At the risk of sounding cheesy, I very much look forward to your new blogs whenever you post one, and this, once again, did not disappoint. I typically feel intellectually inadequate to respond to any of them, and type this with that same feeling of inadequacy. I love that you seem to take on the typical ‘Religious Right’ view of the proper role of God and State, yet you also aren’t some self-loathing Christian who thinks Dawkins and Hitchens are voices of reason. Granted, I have yet to read either of their current works, which I plan to very soon, but I understand the gist of most of their arguments (at least I think I do). I don’t understand why so many Christians insist that we are a ‘Christian nation’ and were founded as such when that is simply not true. At Lee sometimes, I felt like a heretic for voicing such thoughts, so I applaud you for your efforts to remain intellectually honest with us, your readers, and with yourself. I wrote this paper while studying at the Univ. of Edinburgh that revolved around a book called ‘Chosen People,’ by Clifford Longley. It’s a pretty interesting read, dealing with our feeling of ‘chosenness’ here in the good ol’ US of A. I remember discussing this with one of my friends from Lee, and he said (maybe not in these exact words, but close), ‘ Well you know, we ARE God’s modern day Israel,’ so it was pretty difficult to talk to him because he seemed to have his mind made up already. I don’t really have a unifying purpose or theme to this post-I simply felt like typing, so I apologize for this rambling novel I’ve written. I just wanted to say thank you for writing these blogs and giving me something to think about. On a side note, the building where most of my classes were in Edinburgh was called ‘David Hume Tower,’ so every time I read anything about him, I fondly think of my time in Edinburgh. I don’t think the Scottish Enlightenment thinkers get nearly enough attention when discussing important philosophers, so I’m glad you gave them their proper respect. That’s all for now. Keep the blogs a-comin’, and I’ll keep reading.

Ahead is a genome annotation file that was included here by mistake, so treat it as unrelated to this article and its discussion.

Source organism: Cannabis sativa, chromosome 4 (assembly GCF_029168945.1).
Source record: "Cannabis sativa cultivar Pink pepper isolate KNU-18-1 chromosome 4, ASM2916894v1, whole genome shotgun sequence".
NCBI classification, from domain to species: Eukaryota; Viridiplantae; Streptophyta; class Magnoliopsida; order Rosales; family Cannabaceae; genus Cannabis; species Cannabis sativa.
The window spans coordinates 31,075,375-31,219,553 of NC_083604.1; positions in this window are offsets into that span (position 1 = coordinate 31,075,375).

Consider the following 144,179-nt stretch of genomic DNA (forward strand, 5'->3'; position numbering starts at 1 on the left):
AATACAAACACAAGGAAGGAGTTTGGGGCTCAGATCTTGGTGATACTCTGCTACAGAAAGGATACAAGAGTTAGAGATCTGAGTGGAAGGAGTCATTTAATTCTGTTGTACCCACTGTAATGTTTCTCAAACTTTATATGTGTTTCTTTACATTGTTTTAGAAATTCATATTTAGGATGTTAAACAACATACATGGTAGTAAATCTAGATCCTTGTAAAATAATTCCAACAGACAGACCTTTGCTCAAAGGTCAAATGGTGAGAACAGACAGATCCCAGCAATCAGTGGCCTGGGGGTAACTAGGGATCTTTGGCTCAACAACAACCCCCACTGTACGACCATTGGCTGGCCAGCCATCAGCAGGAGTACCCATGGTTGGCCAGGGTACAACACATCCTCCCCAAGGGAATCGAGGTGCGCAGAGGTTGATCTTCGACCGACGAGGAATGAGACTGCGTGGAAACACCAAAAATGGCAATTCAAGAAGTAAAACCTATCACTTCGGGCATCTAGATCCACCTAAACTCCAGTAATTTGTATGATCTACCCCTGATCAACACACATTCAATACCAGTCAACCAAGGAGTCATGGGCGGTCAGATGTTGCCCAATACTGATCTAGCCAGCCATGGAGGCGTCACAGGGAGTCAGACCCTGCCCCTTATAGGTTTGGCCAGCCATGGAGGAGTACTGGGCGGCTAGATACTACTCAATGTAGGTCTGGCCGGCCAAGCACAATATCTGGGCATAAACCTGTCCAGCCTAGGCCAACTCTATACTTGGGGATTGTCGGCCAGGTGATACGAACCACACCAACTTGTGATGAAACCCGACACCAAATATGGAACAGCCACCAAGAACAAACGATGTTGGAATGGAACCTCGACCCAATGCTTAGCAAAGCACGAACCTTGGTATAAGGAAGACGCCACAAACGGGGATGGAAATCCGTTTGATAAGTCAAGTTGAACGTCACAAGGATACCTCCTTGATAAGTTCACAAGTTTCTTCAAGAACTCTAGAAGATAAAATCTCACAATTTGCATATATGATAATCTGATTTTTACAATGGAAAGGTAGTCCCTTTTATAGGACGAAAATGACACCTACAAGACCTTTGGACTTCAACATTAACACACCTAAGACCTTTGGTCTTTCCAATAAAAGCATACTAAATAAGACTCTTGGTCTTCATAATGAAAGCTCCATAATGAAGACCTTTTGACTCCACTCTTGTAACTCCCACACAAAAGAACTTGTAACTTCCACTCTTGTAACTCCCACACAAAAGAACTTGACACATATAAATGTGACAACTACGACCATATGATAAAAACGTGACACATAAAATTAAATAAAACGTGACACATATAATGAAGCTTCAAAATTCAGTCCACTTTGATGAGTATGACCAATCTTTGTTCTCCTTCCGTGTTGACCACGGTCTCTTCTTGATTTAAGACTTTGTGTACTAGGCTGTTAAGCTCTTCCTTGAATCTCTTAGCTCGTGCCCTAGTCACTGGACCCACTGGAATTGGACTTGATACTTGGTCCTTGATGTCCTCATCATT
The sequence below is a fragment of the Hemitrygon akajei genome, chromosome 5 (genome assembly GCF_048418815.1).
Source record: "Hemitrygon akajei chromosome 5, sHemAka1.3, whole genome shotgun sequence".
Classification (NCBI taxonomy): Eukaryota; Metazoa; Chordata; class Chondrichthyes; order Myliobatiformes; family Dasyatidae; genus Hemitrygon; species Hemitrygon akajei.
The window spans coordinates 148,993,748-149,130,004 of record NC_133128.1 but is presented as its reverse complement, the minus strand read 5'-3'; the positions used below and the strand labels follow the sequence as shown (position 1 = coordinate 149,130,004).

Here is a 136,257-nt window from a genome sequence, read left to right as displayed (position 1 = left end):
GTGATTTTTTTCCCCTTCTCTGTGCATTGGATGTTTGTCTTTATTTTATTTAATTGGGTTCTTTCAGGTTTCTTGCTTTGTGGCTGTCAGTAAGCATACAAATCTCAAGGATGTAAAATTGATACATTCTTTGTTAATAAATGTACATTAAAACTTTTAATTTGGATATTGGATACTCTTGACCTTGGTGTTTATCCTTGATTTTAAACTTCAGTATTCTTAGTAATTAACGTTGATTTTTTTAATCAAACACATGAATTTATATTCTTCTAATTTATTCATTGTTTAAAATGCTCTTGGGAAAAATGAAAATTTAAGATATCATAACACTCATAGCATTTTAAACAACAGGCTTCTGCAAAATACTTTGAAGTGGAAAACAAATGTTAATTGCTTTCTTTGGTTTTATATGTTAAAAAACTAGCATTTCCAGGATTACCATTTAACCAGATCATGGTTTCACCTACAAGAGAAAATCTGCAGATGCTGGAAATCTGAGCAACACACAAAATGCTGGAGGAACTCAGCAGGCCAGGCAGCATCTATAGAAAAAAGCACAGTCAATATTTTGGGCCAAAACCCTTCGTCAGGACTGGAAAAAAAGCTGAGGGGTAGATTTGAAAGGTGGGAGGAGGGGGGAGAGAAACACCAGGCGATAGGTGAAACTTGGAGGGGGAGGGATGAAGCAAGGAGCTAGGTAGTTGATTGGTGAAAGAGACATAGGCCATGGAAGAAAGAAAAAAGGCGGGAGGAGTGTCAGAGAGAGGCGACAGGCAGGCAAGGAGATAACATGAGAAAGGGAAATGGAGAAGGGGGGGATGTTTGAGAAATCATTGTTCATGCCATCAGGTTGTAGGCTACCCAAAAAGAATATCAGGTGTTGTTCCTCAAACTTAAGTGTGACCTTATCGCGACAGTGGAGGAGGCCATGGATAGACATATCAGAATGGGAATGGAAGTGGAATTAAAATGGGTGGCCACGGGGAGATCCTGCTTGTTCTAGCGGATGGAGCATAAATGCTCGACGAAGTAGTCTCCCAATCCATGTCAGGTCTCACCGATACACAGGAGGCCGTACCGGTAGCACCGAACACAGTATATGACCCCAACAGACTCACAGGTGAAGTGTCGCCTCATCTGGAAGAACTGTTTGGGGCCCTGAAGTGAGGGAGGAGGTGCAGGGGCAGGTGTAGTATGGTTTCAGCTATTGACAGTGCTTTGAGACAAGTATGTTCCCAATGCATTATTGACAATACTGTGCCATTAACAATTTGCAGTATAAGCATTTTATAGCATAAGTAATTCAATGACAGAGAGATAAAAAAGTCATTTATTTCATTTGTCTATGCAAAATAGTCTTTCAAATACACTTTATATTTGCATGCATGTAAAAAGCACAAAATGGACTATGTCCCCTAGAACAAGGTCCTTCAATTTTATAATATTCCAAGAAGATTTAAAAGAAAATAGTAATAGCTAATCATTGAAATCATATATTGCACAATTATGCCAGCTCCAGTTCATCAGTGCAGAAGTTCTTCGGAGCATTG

2. I particularly enjoyed that Dawkins, Hitchens, Robertson, and Falwell were are mentioned in the same sentence. I’m glad you gather all four viewpoints at once – it’s amazing to see the similarities.